"Run to the house and tell Grampa to call 911."

I pivoted, sprinted over the boardwalk, leaving watery footprints. But Mother grew impatient and dashed past me, lunging for the phone.

"What's going on?"

No reaction. She punched in the number. "Send an ambulance…." She paced into another room. BAM, the door slammed.

I wandered back to the beach, sucking on a salty strand of hair. Clambering onto the railing, I peered over the dune. People congregated a few feet from our umbrella. I hopped off, ran down the boardwalk, feet hitting thunk thunk thunk against the wood. Bounding over the steps, I stumbled down the hill and careened towards the umbrella.

"What's going on?"

My aunt and cousin stared from the shade; my dad ambled towards the crowd. Waves crashed like rolling static in my head.

My feet sunk into sand as I trotted over. "What's going on?"

"What does it say?" Mommy curled the page back. I batted her hand away.

"I'm not done yet!" Little fingers pushed keys, and the typewriter spat up ink: letters (click), numbers (bing), and punctuation (clink). I loved the sound of the keys, the mechanized popping as I translated myself through gears and springs, becoming bionic. Tick tick tick: the page snapped up.

"Will you read it to me when you're done?"

I gave her a toothy grin. "Yes." Ping.

I peeked through the people: a man knelt over a body, pumping the chest again and again: kathump, kathump. Everyone waited for a breath in silence, choked by waves and kathumps. I could almost hear the seconds passing: tick tick tick.

"What's happening?" I took my dad's hand, but he was focused on the man and his soggy lungs.

Tick tick tick.

A sound came louder, louder, a siren shrieking as air burned her throat. The boardwalk creaked with a stampede, and I looked up as paramedics stormed the beach. No one else saw; they were concentrating on prayer, on stretching fate.

Then it came: a little gasp barely distinct from a death rattle, and everyone could exhale.

The pumping man stood, the paramedics swarmed. A stretcher was slipped under the man. People shifted; I bobbed about, trying to find a keyhole to look through. I heard Velcro stitch together. A collective grunt: the stretcher was in the air, moving to the boardwalk, trailed by people like a parade.

I dashed back to our umbrella. "They're taking him—come on!"

My cousin and I rushed to the porch to the stairs to the balcony to see the stretcher swept down the dune.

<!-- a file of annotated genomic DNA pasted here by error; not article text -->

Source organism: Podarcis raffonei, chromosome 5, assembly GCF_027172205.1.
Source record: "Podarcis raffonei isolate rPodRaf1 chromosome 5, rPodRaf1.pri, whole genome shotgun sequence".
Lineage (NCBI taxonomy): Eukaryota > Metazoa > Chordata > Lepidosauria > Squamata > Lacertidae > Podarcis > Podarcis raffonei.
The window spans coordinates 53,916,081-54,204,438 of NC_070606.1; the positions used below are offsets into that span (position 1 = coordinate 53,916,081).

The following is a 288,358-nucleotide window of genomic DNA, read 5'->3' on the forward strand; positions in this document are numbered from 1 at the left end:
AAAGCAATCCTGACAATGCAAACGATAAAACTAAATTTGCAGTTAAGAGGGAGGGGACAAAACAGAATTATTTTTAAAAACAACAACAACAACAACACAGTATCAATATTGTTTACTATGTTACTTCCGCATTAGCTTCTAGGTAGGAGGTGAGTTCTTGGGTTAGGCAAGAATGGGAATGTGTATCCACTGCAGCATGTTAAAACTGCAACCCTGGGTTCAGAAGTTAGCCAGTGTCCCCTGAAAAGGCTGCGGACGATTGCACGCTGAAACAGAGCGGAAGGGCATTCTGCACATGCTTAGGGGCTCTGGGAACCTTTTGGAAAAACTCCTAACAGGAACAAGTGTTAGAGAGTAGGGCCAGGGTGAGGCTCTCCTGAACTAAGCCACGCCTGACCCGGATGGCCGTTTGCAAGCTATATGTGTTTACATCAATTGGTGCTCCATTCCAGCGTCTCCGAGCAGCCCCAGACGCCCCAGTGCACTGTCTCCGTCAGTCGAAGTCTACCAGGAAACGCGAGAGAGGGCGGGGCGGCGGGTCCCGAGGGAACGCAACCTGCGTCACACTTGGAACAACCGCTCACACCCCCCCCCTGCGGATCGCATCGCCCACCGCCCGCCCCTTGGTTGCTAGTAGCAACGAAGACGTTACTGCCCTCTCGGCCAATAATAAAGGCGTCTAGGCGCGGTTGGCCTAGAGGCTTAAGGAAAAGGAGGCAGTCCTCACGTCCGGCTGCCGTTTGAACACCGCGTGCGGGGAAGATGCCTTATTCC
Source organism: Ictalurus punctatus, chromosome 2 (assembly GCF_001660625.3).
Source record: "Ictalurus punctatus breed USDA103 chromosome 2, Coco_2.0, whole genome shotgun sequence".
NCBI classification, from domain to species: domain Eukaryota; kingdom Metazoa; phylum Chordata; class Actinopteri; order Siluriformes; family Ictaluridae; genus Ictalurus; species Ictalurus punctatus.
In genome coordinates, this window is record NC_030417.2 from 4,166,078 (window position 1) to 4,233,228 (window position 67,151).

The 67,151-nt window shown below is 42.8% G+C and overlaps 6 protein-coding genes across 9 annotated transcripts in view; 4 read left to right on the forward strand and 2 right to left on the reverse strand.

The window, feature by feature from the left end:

"What are they doing?"

There was nowhere to go: one street, one police car, one fire truck—no place for a stretcher.

"Is it over?" Mommy was back at my work desk.

I pulled out the page with a flourish. "Yes."

It was nonsense: arbitrarily-chosen letters spewed across paper, symbols whimsically arrayed in what I would fashion, on the spot, into a story. I directed my mother to take a seat in the giraffe chair.

"Once upon a time there was a princess named Holly. She was very very pretty. She had a true love: Charlie. He was very handsome and nice. Everyone in the whole world loved them." I stretched 'whole' almost to breaking point. "They were getting married. She had a big white dress with sparkles all over it." I rambled on, explaining exactly how enchanting Holly and Charlie and the whole kingdom was. "But an evil, dark witch was jealous of Holly because Holly was prettier and smarter and nicer than she was. So the witch stole Holly and kept her in her evil, black castle."

Darkness passed over us—thwack thwack thwack—and a helicopter descended into an empty lot across the street, flattening grass and gusting sand.

An oxygen mask was strapped over the man's mouth. Two paramedics wheeled the stretcher across the street with the utmost caution, a slow and deliberate pace as they watched the man with the driftwood lungs. The seconds ricocheted through my skull: tick tick tick.

A door slid open, and they pushed the stretcher to it. Popping the wheels up, they hoisted the stretcher through the hatch and into the helicopter. One paramedic hopped in with it, the other jumping into the passenger seat of the helicopter.

The rotors spun furiously, grass bowed, and it lifted off. We watched it ascend, plunge down the coastline until it was only marked by the glint of sunlight off its metal shell. The crowd began to disintegrate. We went back inside, past Mother.

"Mommy, what happened?"

Her face held a gray shadow. "Heart attack. He couldn't swim."

"Charlie fought the witch and saved Holly. She was so happy her true love rescued her, and she hugged him."

I looked out the window at the street. The fire truck was blocking traffic, and a few cars were stuck. With only one road, there was nowhere to turn.

My gaze caught on one car: on the back windshield, swirly pink and white letters spelled "Just Married."

"And they lived happily ever after. The end."